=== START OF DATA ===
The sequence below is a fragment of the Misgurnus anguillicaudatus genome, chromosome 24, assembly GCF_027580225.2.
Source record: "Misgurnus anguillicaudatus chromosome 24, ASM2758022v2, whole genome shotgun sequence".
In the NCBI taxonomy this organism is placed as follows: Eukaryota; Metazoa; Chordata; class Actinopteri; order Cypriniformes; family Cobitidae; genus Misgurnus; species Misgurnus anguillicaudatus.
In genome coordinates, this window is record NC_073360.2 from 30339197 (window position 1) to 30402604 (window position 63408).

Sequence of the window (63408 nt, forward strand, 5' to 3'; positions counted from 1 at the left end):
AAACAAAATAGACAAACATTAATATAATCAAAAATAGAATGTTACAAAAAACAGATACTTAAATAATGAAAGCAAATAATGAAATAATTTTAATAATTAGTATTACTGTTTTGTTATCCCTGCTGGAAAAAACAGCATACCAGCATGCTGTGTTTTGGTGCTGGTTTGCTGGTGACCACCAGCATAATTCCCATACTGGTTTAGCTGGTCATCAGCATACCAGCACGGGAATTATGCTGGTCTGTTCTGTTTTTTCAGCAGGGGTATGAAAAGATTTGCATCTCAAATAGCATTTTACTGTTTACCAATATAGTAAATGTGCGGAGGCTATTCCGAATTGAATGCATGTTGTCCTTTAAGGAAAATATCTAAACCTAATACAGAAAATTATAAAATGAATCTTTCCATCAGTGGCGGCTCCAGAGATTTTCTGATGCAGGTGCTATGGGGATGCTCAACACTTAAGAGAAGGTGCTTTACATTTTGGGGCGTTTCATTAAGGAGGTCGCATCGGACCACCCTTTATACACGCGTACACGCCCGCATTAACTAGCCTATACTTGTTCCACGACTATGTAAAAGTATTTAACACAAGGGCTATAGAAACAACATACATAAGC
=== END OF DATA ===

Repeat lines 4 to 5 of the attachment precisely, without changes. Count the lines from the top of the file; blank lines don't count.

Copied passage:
In genome coordinates, this window is record NC_073360.2 from 30339197 (window position 1) to 30402604 (window position 63408).

Sequence of the window (63408 nt, forward strand, 5' to 3'; positions counted from 1 at the left end):